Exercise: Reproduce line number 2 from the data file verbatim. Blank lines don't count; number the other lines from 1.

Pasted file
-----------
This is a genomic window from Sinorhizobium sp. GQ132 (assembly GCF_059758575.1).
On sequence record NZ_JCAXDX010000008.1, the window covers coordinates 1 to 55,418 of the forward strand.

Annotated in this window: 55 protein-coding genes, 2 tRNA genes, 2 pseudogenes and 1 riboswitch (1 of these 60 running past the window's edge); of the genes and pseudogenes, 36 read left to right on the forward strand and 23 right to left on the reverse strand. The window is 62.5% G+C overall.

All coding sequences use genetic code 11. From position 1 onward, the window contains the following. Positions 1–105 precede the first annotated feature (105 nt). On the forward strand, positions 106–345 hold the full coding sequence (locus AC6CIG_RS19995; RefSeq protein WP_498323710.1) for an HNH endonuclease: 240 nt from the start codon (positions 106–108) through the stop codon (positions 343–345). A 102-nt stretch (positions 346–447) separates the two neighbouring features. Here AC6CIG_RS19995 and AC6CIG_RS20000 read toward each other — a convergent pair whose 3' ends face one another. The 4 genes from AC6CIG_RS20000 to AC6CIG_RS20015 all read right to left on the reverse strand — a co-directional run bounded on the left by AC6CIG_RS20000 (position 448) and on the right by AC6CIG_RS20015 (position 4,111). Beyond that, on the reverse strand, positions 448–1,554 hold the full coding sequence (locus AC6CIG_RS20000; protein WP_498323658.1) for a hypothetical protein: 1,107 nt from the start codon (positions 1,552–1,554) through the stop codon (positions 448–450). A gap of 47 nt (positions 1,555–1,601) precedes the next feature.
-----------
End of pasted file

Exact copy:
On sequence record NZ_JCAXDX010000008.1, the window covers coordinates 1 to 55,418 of the forward strand.